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Mumbai: The fortunes of Maruti Suzuki India Ltd, India’s largest carmaker by sales, are inextricably linked to the yen.

An analysis of the company’s average net profit margins over the past 11 years shows that the Japanese currency has been one of the most important variables in company’s profitability.

In quarters when the yen has weakened, and consequently the rupee strengthened, Maruti’s profit soared. The converse is equally true.

This correlation, which has played out over the last several years, was most pronounced in the three months ended March. During the quarter, the yen weakened considerably. On average, during the quarter, every ¥100 bought 52.20. In the year-ago quarter, ¥100 bought 60.10. In response, the company’s net profit margin widened to 9.43% to against 6.63% a year ago.

Driven by a favourable exchange rate and other factors including higher volumes, better price realisation and cheaper raw materials, Maruti’s net profit zoomed by a record 61% to 1,284 crore while net sales expanded 12.3% to 13,272.60 crore from a year ago.

Maruti’s exposure to the yen is in the form of royalty it pays to the parent Suzuki Motor Co, and the import of raw materials. For fiscal 2014-15, Maruti’s imports were 16% of its net sales while royalty as a percentage to sales was 5.7%, Ajay Seth, chief financial officer, said in an earnings call after the fourth quarter results.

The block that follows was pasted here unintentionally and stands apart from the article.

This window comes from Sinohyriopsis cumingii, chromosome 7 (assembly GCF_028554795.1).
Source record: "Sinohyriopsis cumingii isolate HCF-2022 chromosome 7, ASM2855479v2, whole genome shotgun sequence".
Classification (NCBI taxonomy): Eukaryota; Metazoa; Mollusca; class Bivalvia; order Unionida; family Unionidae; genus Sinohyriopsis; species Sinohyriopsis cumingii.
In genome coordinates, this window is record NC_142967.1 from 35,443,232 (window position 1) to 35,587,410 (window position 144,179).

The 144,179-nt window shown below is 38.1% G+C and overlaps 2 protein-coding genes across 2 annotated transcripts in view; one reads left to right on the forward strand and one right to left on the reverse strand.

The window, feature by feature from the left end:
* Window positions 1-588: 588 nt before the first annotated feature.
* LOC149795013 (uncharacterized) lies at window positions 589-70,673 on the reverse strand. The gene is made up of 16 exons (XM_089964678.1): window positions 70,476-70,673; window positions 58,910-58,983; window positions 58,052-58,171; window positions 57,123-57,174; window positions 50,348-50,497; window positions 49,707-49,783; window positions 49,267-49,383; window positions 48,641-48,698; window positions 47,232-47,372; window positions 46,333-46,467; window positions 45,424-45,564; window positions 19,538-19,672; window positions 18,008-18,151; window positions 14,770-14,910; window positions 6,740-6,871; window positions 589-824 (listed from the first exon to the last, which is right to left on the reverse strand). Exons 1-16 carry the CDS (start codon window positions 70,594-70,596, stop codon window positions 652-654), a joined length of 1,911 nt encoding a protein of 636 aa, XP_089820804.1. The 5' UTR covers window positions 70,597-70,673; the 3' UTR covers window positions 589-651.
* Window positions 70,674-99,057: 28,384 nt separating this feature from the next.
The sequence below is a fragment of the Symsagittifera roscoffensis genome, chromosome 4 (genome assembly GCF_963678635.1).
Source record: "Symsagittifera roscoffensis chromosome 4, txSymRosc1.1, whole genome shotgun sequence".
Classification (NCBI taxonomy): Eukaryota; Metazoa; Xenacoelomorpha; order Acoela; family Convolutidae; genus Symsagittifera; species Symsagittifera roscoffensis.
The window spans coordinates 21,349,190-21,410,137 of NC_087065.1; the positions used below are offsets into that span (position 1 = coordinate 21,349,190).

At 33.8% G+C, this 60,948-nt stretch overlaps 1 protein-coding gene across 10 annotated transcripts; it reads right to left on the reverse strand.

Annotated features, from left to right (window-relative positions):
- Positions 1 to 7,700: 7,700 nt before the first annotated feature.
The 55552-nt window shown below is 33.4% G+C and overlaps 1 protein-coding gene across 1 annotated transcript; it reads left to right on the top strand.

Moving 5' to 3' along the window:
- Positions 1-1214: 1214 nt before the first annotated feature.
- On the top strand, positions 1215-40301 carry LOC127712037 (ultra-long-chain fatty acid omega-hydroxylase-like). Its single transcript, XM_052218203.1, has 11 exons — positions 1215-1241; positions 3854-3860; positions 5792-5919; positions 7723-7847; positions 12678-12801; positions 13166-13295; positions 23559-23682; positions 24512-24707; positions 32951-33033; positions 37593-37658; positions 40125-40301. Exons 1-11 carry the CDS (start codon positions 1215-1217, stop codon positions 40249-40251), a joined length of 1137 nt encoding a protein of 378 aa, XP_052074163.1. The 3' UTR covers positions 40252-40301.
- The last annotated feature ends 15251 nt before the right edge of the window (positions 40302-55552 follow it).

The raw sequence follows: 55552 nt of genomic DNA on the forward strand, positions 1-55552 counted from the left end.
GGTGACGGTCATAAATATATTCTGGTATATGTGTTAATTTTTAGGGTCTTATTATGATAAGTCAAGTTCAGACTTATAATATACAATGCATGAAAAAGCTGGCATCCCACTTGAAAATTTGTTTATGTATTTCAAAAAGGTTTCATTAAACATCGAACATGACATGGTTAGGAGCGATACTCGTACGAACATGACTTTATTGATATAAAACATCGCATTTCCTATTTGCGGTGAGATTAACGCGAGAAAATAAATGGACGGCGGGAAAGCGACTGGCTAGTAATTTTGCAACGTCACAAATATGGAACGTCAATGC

To be sure, the correlation has also hurt the company. In the three months to September of fiscal 2011-12, Maruti’s net profit margin dropped to 2.74% from 3.07% a year ago. On average, during the quarter, every ¥100 bought 70.30. In the year-ago quarter, ¥100 bought 58.80.

The adverse impact of the co-relation is not lost on the company. It has been working towards reducing the yen exposure by cutting down on imports –both at its end and at the vendor’s. Over the last four to five years, the company’s yen exposure as percentage of net sales has reduced to 22% from 30%, said an analysts at a domestic brokerage who didn’t want to be named. To be sure, the company needs to accelerate the effort.

Over the past decade, there have been several structural shifts in the company ranging from the formation of a new company called Suzuki Powertrain India Ltd and its subsequent merger, changes in geographic mix of export destinations and changes in the way royalty is calculated, said an analyst declining to be identified.

“However, despite all these, the margins continue to be closely intertwined with the yen. This indicates the company has not been able to pull itself out from the dependency on the currency," he said.

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